Introduction to Confidence Intervals


I. What are Confidence Intervals?

If you and your friends all toss a coin one hundred times, you will probably each get a slightly different proportion of heads. One person might get 0.55, while another friend might get 0.42, etc. Between the two extremes lies the population parameter of 0.5. Rather than estimating this parameter with one sample statistic, it might be more helpful to look at the range.

This is where confidence intervals come into play. When you make a confidence interval, you create a range that can be used to estimate the population parameter. For example, if we created a 95% confidence interval, we would be 95% confident that the true population parameter was within that calculated interval. Another way to think about it is if we took many samples and created confidence intervals for each one, we would expect the population parameter to lie within approximately 95% of the intervals. 

For more information on what these terms mean, proceed below ↓ 

 

II. Definitions of Key Terms & Other Important Facts

Point Estimate

This is sample statistic you have gotten from your data. It might be a sample mean (\(\bar{x}\)), sample proportion (), etc.

Confidence Level

You can choose how much confidence you want to have. This level ranges from anywhere around 50% to 99%. 

Critical Value

The critical value (typically z* or t*) is a number found on a table. The value is determined by the confidence level you have chosen. For example, the z* value for an 80% confidence level is 1.28 and the z* value for a 99% confidence level is 2.58. 

Standard Error

The standard error is the standard deviation OF THE STATISTIC. Make sure to do this calculation and NOT just use the standard deviation given! For example, let's say you are constructing a 1 sample mean confidence interval and you know that the standard deviation of a population is 5 and the sample size is 36. The standard error is NOT 5. Recall that the standard deviation of the \(\bar{x}\) sampling distribution is  \({\sigma}\over \sqrt {n}\). Therefore, the standard deviation of the statistic (i.e. the standard error) is  \({5}\over \sqrt {36}\) = \(5\over6\)

Margin of Error

The margin of error is found by multiplying the standard error by the critical value. Continuing with the prior example, if you want to construct an 80% confidence interval and you know that the standard error is \(5\over6\), then the margin of error would be \((1.28) \times ({5\over 6})\) = 1.067.

Facts About Confidence Intervals:

  • The point estimate always lies in the middle of the confidence interval. 
  • Higher confidence levels (i.e. 99% compared to 70%) have a wider range. 
  • To make the confidence interval more narrow...
    • Increase the sample size.
    • Decrease the confidence level.  

 

III. Steps for Constructing Confidence Intervals

Step 1: Name the Confidence Interval 

  • One Proportion, One Sample Mean Z, One Sample Mean T, Matched Pairs, etc.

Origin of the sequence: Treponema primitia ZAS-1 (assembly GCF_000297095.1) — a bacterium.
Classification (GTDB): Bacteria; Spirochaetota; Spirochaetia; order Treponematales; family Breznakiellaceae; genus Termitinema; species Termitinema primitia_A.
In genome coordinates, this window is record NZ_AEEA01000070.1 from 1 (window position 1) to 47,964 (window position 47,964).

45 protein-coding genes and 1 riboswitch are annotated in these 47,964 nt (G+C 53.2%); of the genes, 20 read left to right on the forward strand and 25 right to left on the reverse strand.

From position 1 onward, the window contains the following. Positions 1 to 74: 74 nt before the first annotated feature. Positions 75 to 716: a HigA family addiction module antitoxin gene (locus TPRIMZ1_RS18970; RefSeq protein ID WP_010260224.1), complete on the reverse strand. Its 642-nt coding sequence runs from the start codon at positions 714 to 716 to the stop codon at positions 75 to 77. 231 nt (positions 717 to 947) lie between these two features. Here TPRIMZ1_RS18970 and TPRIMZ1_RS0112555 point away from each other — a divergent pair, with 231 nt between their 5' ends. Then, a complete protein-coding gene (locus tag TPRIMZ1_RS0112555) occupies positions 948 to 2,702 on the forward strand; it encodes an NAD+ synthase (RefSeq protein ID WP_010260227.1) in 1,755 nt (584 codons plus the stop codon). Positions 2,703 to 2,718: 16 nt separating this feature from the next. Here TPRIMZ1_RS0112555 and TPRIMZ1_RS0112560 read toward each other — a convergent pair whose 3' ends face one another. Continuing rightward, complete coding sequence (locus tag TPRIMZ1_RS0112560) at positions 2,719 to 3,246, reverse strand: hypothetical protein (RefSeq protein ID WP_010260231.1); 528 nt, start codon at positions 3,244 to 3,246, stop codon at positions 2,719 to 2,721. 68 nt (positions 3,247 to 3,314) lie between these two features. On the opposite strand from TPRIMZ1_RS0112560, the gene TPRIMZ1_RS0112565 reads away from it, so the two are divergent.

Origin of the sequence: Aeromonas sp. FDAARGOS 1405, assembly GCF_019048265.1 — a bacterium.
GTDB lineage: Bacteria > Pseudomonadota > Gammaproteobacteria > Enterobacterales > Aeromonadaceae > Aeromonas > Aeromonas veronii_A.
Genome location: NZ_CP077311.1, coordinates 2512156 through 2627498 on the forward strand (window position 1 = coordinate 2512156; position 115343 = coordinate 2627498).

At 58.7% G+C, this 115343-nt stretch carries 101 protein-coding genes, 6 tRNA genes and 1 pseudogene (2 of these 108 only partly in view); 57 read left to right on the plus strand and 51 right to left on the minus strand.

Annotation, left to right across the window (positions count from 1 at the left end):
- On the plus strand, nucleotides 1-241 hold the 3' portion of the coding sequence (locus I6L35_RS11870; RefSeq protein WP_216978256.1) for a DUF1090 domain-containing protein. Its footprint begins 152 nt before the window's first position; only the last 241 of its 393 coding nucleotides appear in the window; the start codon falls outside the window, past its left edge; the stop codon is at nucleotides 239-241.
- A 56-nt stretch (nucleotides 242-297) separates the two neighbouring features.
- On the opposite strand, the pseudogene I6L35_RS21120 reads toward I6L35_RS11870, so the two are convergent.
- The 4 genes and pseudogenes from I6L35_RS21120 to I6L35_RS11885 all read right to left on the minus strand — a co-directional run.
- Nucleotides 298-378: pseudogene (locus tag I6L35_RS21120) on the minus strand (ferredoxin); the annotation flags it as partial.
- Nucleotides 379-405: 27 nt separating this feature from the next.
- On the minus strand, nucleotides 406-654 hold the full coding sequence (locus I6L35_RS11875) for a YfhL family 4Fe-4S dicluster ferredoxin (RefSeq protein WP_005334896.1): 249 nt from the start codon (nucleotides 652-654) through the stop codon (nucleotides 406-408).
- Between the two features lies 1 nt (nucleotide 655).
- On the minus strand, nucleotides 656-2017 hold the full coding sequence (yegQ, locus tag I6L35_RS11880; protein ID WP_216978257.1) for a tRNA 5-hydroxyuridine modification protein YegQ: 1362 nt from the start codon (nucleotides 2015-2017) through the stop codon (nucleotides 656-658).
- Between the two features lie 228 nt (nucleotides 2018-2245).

Step 2: Check the Conditions

  • These conditions vary depending on the type of confidence interval you are constructing. 

Step 3: Construct the Interval (Apply the Formula) 

Basic Formula:  point estimate +/-  (critical value) x (standard error)

Step 4: State the Conclusion

  • Based on the data, I am ___ % confident that the population parameter is between ___ and ___ . 

 

IV. Example

Eleanor wants to find out how many hours teenagers spend each day watching tv. She surveys a random sample of 42 teenagers and finds the sample mean to be 3.5 hours. The population standard deviation is 0.8 hours and is normally distributed. Construct a 95% confidence interval for the average number of hours teenagers spend each day watching tv.  

Step 1Name the Confidence Interval

In this case, we are dealing with a 1 Sample Mean Z Interval. 

 

Step 2: Check the Conditions

In this case, the conditions are all met. For more on the conditions of this test, see the page on 1 Sample Mean Z Confidence Intervals

 

Step 3: Construct the Interval (Apply the Formula) 

point estimate +/-  (critical value) x (standard error)  

   (\(\bar{x}\)) +/-  (z*)(\({\sigma}\over \sqrt {n}\))  

→  (3.5) +/- (1.96)(\({0.8}\over \sqrt {42}\))  

→ (3.5) +/- (0.242

3.5 - 0.242 = 3.258

3.5 + 0.242 = 3.742

Interval: (3.258, 3.742)

 

Note: The critical value was found using a z-table. For z*, the sample size is not needed to pick a critical value, but for t*, the critical value changes depending on the sample size. A portion of the z-table is listed below with the part needed for our problem highlighted:

Confidence Level z* Value
80% 1.28
85% 1.44
90% 1.64
95% 1.96
98% 2.33
99% 2.58

 

Step 4: State the Conclusion

Based on the data, I am 95% confident that the average number of hours teenagers spend each day watching tv is between 3.258 and 3.742 .

 

V. Recap

Remember:

  • Confidence intervals are a core topic in statistical inference. The main idea is to give up the accuracy of a point estimate in return for the confidence of a range. 
  • Always NAME the interval, check the CONDITIONS, calculate the INTERVAL, and then form a CONCLUSION. 

Links to Specific Confidence Interval Pages: